The next wave of Permian Basin growth driven by Majors
The Permian fields of West Texas have a famed history and that history is still being written. The first commercial well was drilled in Mitchell county, West Texas in 1920. By War World II, the region was producing near 0.5 million b/d, supplying valuable fuel to the Allied forces. Growth continued to a peak in 1973 at near 2.0 million b/d before gradually declining to 0.9 million b/d in 2007. The initial tight oil revolution began in North Dakota and the Permian was a relatively late coming to the party, but the basin is now the primary driver of US crude oil growth. The Permian is now dominating the US oil activity with 47% of the nation's drill rigs.
The Majors were key participants in the early periods of Permian history but over time became a small part of the tight oil revolution. That is set to change in a large way. The stars of the tight oil revolution have been the Independents*, and to a lesser extent, Privates that are often funded by hedge funds.
During the tight oil boom from 2011-2017, it was common for these companies to significantly outspend their cashflow in pursuit of production growth, essentially plowing back all profits plus new money into the "drill bit". After price collapse, however, Independents were required by shareholders to prioritize capital discipline over growth, pulling back rapidly on spending and thereby growth. This response from the oil price signal through capital spend to production response is what makes the U.S. crude market so "reactive" to price. This short-cycle price-to-production reactivity now strongly influences global crude oil supply and price.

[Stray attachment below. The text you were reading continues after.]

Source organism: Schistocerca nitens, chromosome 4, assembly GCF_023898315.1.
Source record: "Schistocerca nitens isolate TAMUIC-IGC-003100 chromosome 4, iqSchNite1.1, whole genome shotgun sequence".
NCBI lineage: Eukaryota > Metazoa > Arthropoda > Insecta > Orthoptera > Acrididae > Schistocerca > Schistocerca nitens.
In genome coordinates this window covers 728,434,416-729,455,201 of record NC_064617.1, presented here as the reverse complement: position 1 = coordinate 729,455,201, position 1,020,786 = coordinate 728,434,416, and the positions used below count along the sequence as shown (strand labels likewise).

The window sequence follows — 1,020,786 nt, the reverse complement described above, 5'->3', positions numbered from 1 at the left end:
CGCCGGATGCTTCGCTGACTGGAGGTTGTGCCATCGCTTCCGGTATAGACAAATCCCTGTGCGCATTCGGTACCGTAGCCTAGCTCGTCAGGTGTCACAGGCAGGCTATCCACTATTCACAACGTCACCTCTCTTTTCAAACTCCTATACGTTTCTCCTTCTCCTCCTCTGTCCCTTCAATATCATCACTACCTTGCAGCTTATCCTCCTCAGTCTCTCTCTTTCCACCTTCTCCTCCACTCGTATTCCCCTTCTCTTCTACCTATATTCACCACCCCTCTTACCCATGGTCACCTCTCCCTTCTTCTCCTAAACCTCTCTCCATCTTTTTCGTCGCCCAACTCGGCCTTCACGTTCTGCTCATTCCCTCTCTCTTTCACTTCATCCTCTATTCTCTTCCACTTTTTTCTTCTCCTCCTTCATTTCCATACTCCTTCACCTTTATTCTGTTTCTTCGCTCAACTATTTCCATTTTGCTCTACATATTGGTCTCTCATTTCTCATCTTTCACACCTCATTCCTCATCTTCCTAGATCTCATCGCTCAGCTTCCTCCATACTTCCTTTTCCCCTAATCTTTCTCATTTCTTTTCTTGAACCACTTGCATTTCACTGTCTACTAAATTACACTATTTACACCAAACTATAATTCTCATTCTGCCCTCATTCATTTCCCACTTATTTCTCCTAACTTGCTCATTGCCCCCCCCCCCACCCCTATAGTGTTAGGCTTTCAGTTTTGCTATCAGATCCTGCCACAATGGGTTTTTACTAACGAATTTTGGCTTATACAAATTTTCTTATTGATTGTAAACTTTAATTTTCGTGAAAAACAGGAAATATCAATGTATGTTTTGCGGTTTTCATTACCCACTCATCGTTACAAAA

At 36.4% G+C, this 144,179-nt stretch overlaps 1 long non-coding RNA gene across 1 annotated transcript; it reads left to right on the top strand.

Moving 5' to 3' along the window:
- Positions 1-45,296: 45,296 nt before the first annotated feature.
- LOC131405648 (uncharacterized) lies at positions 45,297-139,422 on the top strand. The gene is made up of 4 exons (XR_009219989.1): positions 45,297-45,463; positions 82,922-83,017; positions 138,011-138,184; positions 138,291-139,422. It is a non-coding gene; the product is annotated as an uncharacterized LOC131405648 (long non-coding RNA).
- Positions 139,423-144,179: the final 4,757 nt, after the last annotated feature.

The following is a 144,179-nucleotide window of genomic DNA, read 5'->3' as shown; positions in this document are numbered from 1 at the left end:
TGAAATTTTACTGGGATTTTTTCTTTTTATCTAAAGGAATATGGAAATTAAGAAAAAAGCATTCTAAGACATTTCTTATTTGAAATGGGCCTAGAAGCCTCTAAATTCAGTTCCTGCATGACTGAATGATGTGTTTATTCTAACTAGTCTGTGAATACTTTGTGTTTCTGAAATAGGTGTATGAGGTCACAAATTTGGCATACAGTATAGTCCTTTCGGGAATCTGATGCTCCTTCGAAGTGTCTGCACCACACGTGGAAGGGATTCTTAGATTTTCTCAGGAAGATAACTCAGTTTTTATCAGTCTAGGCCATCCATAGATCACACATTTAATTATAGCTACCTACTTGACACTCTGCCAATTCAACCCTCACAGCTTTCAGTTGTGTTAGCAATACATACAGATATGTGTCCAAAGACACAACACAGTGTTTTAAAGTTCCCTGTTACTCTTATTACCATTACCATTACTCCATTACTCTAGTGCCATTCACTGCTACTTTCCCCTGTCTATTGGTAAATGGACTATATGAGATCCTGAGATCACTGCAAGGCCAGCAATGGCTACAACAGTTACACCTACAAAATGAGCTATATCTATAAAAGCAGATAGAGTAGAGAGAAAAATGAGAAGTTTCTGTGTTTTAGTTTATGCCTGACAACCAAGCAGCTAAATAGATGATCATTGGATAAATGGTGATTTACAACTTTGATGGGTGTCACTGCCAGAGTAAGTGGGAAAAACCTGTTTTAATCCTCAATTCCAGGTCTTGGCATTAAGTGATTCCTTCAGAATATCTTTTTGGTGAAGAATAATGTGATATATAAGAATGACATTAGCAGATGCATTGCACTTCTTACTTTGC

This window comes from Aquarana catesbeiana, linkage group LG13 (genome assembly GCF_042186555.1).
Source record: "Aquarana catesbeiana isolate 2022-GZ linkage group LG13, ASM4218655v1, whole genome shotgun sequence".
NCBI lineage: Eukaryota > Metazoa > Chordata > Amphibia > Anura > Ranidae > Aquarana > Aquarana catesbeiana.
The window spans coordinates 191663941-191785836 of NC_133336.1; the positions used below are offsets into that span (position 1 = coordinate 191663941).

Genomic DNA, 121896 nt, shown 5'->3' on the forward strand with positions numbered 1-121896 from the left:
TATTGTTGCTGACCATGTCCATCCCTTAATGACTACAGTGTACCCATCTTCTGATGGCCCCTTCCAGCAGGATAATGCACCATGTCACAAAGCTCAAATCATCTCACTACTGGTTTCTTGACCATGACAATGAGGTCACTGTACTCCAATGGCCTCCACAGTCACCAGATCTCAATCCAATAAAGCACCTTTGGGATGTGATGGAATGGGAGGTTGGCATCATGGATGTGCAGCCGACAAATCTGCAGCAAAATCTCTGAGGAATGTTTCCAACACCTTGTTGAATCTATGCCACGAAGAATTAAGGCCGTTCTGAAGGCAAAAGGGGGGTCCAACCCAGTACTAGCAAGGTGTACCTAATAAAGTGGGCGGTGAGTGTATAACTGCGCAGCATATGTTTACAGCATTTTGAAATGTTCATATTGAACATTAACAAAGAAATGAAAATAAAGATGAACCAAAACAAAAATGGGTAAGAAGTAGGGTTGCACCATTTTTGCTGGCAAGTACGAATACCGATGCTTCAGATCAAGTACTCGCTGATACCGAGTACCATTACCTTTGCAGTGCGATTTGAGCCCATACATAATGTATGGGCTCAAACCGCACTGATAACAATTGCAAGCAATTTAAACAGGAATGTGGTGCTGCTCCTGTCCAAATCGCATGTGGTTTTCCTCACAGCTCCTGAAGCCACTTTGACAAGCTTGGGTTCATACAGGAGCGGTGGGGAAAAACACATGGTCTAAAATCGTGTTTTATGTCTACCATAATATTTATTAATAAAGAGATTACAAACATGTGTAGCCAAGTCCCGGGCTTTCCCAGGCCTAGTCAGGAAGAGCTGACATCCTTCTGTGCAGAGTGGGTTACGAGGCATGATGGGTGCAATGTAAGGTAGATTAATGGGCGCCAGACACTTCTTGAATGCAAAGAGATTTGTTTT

The Permian Basin accounts for 38% of overall US onshore capital spending in 2018 and is forecast to reach 48% by 2021, driving Permian crude production to grow from 3.8 million b/d by end of 2018 to 6.2 million b/d by end of 2021. Gas production increases 40% as well. Although capital guidance for Permian-focused Independents indicate a 5-10% cut in 2019 spending, Permian operators are forecasting a stronger production growth. Their built up drilled but uncompleted (DUC) wells will help drive growth as pipelines out of the region get completed. Producers are also seeing marginal well productivity improvements due to longer laterals, which are helping them squeeze more output per dollar spent.